Passive view is totally opposite to the economic view. Here, it is assumed that consumers are impulsive and irrational while making a purchase. The main limitation of this view is that consumers also seek information about the alternatives available and make rational or wise decisions and purchase the products or services that provides the greatest satisfaction.

A Cognitive View

The cognitive model helps individuals to focus on the processes through which they can get information about selected brands. In the framework of cognitive view, the consumer very actively searches for such products or services that can fulfill all their requirements.

An Emotional View

Consumers are associated with deep feelings or emotions such as, fear, love, hope etc. These emotions are likely to be highly involving.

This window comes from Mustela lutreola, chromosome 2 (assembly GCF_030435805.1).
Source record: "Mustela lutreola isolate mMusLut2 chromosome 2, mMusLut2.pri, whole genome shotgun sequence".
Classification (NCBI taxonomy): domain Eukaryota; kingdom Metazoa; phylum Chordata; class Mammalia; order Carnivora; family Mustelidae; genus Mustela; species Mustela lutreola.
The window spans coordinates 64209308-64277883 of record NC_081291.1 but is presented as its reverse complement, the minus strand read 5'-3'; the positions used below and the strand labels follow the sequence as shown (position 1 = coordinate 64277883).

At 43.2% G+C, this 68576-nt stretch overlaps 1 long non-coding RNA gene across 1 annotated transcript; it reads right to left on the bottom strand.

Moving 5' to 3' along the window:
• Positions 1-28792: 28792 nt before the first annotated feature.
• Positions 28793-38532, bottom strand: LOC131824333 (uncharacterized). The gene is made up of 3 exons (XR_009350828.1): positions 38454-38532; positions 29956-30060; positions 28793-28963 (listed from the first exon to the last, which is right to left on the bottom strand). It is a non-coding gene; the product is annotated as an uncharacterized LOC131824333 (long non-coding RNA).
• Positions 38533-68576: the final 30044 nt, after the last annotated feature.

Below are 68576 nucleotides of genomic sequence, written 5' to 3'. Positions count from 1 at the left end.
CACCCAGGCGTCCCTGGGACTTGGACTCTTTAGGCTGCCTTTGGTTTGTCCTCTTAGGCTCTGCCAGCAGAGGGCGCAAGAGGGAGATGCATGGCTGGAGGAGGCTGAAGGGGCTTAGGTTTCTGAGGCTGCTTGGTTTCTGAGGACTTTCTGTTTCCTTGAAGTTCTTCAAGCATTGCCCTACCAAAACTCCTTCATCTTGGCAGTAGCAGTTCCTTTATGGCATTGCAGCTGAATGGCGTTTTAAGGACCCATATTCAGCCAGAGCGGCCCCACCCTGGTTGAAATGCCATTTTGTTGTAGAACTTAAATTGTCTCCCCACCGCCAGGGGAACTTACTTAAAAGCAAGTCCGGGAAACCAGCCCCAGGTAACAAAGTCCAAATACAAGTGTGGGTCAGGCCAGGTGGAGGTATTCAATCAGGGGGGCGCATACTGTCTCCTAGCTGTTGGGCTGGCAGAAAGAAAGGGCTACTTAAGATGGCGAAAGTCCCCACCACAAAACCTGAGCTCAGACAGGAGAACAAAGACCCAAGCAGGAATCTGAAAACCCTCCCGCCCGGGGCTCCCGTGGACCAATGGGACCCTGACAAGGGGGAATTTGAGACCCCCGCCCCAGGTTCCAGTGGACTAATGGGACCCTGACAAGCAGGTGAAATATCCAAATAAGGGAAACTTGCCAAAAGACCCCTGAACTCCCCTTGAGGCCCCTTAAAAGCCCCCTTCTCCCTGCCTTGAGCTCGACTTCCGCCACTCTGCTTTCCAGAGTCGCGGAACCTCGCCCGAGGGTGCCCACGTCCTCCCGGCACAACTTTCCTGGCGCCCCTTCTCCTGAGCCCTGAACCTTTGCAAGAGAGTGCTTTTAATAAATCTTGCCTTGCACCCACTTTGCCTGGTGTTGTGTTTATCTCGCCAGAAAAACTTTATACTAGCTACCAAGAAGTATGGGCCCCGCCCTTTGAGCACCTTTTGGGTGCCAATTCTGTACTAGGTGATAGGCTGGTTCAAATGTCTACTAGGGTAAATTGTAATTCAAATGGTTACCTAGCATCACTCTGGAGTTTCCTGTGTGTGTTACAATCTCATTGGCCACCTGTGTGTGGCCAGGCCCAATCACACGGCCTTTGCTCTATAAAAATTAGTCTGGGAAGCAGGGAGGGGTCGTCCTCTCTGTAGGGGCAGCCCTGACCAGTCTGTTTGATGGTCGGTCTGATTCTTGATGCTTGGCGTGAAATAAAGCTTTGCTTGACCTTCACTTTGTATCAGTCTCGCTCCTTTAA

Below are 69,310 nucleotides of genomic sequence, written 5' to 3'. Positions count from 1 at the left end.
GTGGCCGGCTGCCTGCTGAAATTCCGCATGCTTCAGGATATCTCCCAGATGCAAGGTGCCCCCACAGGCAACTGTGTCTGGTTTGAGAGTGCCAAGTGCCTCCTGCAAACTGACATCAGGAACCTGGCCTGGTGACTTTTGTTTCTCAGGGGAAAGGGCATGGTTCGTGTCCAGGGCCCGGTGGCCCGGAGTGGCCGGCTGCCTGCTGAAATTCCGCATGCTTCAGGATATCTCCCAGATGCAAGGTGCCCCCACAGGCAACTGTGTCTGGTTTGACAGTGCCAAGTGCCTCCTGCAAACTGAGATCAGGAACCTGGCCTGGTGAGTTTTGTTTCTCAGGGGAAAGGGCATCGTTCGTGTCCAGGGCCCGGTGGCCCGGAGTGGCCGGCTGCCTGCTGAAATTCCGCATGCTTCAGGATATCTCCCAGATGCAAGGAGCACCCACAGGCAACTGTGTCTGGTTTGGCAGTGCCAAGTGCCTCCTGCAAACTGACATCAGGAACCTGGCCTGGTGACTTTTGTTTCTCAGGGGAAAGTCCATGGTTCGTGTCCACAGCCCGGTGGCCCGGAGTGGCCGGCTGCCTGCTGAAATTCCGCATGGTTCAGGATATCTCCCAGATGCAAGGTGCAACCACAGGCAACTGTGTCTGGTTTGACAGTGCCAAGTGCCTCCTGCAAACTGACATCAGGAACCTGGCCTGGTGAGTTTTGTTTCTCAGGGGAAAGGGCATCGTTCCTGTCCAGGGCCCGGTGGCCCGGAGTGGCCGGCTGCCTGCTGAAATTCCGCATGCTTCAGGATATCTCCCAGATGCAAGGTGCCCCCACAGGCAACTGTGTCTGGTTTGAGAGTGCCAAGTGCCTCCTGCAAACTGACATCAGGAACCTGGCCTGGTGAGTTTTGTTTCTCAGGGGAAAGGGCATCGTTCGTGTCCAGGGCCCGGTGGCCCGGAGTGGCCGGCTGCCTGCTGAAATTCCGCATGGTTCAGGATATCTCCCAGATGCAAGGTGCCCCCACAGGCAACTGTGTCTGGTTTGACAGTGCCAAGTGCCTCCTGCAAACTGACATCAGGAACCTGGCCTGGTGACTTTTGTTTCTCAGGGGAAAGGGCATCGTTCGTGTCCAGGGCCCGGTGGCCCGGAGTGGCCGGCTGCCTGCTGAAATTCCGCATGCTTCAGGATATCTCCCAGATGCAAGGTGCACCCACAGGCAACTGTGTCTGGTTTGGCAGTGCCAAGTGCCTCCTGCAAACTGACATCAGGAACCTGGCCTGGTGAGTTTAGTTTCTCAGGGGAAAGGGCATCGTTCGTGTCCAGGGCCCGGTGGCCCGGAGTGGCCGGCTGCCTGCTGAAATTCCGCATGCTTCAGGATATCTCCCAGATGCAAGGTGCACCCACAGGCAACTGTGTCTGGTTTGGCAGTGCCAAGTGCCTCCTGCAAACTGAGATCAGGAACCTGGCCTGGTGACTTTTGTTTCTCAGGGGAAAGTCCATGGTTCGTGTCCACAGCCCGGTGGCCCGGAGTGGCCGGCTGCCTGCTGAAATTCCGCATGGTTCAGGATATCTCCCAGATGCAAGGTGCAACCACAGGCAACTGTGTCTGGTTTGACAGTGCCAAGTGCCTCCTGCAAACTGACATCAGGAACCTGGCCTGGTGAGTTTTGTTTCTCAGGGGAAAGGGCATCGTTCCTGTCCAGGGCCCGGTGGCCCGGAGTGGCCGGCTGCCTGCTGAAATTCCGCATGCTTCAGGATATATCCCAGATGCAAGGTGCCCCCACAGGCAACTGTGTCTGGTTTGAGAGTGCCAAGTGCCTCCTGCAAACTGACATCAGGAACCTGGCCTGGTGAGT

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Module 4: Identifying and Understanding Customer Behavior

Increasing sales with extended problem solving, learning objectives.

  • Describe how a retailer can increase sales from customers engaged in extended problem solving

Consumers with an extended problem solving mindset put a great deal of effort into their purchase decision, gathering information through research and taking care to evaluate all options, before arriving at a decision. Because of the time and energy committed to the search, this diligence is more likely dedicated to the selection and purchase of high-consideration or high-value items like cars, electronics and appliances. Or, it may be focused on something that is new or infrequently purchased. Thus, the consumer feels compelled to do more research to ensure their needs will be satisfied.

While it may be tempting to assume that these shoppers are mostly concerned with quantitative assessment of the alternatives, motivations can also be qualitative, building on external influences like cultural norms and family influences. Yet, it should be noted that these customers are deliberate in their process and are unlikely to be swayed directly by advertising, merchandising and promotion. As such, salespeople can be important in helping the consumer arrive at a decision.